“If I had to pinpoint one person in particular who has been a leader, it would have to be the senior of the group, Silas Frew. He has helped build part of the set, and he is always offering advice to the younger cast members,” Walden said. She continued, “He and Braxton Jones have definitely kept us all on our toes, and whoever plans to watch them perform will get a treat and see tremendous comedic timing!”
ECI’s first time performing in front of an audience will actually be the day of its upcoming competition. At that time, they will compete against four other schools (a number that dropped recently from eight); these opponents will include Savannah Classical, Bryan County, Metter, and Claxton. ECI will perform first at 10 a.m. because a handful of cheerleaders have a competition later that afternoon. Right now, the public is allowed to watch these performances that day. For those who can’t make it, ECI hopes to perform their one-act play for the community later next month. Look for details in the near future.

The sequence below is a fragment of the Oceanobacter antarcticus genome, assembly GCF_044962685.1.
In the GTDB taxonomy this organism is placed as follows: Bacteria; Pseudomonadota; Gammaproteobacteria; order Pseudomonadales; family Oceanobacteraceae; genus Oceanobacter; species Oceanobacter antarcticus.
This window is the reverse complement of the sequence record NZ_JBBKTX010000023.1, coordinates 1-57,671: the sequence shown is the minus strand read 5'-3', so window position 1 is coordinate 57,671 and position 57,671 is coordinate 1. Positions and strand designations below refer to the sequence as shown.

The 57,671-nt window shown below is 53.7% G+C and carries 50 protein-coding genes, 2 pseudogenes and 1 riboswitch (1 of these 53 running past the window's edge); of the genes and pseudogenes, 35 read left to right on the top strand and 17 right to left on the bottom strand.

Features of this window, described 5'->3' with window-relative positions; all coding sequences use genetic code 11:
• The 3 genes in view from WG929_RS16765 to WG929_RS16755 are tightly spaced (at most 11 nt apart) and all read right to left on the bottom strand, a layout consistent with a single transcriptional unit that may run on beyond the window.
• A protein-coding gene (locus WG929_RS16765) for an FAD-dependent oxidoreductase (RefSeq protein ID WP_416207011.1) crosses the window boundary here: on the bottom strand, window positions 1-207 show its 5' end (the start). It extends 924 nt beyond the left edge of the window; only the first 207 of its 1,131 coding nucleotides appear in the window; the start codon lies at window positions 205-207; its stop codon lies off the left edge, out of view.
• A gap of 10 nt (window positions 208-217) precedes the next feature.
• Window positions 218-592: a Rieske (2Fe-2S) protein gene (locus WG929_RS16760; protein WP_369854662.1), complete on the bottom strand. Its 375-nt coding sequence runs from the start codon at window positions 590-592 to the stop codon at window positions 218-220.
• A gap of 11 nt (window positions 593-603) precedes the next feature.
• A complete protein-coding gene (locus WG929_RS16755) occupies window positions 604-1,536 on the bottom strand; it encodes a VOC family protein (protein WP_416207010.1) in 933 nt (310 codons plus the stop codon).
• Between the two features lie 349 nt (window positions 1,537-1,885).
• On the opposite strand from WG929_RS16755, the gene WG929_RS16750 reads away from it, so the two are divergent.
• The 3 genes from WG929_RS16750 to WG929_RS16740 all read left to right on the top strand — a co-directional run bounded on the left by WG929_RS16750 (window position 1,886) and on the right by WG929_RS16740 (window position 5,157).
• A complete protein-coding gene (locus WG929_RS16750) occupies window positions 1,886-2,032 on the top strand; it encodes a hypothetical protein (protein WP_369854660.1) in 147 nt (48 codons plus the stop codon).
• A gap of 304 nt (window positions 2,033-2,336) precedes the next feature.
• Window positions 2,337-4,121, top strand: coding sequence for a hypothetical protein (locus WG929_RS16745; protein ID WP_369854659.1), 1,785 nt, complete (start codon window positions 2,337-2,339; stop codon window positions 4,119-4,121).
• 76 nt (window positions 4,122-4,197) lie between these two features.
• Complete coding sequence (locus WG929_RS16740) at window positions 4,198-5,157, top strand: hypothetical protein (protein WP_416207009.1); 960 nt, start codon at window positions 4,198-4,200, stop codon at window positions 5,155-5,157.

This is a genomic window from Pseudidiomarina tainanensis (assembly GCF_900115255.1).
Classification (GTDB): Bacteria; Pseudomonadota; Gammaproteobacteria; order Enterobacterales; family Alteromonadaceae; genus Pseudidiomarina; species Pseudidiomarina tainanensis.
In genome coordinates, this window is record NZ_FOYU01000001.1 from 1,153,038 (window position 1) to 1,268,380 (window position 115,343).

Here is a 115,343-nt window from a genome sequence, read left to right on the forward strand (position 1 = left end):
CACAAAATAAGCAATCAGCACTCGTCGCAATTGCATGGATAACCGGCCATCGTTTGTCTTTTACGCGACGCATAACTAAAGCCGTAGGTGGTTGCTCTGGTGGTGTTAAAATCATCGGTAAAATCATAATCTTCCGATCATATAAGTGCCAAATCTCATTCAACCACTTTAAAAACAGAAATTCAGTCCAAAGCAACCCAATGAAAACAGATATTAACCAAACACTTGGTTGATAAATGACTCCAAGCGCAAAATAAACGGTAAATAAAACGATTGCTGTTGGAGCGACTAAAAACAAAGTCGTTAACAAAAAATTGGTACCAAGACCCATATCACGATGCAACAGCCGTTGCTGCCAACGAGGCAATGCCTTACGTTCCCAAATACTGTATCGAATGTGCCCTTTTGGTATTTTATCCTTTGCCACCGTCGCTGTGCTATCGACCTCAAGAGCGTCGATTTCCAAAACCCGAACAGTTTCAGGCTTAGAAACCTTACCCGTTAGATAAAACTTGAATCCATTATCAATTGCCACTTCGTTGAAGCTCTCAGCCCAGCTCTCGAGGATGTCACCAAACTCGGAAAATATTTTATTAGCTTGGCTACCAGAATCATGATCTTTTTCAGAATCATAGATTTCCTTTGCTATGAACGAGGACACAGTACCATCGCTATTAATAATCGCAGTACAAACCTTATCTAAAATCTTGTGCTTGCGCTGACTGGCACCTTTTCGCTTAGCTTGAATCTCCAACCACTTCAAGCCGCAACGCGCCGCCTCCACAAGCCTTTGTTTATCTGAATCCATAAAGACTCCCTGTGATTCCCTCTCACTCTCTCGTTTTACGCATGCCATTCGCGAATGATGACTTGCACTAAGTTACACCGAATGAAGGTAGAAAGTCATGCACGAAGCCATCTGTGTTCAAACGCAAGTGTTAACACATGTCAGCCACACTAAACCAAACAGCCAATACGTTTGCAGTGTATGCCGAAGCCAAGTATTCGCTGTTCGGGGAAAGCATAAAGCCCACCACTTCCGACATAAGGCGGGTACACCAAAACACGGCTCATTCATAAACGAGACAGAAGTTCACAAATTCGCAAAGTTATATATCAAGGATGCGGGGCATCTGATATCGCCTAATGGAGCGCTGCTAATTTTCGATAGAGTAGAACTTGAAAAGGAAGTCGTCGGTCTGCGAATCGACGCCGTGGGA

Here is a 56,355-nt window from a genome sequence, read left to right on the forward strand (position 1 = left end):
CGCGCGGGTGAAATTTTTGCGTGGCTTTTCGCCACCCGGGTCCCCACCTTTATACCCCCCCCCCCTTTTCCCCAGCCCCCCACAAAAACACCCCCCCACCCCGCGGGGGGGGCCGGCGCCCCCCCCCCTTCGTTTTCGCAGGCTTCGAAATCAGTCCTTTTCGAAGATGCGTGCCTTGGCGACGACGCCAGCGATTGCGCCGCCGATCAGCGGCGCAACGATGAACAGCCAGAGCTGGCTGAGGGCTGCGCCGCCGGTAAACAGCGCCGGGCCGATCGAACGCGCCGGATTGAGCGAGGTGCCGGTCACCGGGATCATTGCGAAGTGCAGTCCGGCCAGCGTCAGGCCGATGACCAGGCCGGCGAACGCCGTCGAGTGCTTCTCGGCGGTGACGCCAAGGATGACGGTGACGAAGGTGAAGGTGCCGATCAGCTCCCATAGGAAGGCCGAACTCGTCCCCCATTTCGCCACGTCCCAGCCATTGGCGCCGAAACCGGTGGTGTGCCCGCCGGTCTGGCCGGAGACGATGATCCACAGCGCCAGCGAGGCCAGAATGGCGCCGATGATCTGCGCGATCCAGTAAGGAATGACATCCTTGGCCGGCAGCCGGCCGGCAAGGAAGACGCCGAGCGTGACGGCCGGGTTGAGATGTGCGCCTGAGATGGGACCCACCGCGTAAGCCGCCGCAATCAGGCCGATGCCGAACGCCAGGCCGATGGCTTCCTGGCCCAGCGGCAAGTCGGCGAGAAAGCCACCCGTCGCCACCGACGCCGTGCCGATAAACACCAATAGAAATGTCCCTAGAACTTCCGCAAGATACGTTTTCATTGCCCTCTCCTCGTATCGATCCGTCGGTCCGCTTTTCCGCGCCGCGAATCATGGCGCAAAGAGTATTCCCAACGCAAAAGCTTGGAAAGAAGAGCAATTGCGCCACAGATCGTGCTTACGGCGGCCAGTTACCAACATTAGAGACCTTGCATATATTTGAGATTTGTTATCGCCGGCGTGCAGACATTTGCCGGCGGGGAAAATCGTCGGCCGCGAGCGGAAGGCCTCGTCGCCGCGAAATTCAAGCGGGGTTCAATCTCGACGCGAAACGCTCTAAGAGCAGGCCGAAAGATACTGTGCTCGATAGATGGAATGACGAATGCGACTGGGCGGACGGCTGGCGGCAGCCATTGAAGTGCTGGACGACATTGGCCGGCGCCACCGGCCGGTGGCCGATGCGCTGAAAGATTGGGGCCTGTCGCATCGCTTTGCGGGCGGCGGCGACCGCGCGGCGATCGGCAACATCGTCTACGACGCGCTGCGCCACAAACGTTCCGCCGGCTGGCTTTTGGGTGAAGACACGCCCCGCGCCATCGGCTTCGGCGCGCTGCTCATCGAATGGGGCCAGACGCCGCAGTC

“In my opinion, the one thing that our team needs to do in order to be successful at competition is to keep the train rolling. In other words, don’t stop even if there is a stumble in lines or a line gets dropped. They have to be there for one another, lift the other up, and ad lib if necessary. Most importantly, I want them to have fun. I want them to enjoy this one moment where they can pretend to be somebody completely different without people thinking they’re crazy,” Walden said.
As for what the future holds, she hopes that after this year’s performances, more students at ECI as well as SHS will see how much fun this unique experience can be.
“I hope that this will be a successful rebuilding year for a program that helped make ECI renowned for its one-act plays in years past. ECI has had a long history of athletic passion and dedication. I hope that this will be something that will continue on for many years to come and add more trophies to the case. I also hope that this is something that reaches kids who otherwise wouldn’t have an opportunity to be a part of a team.”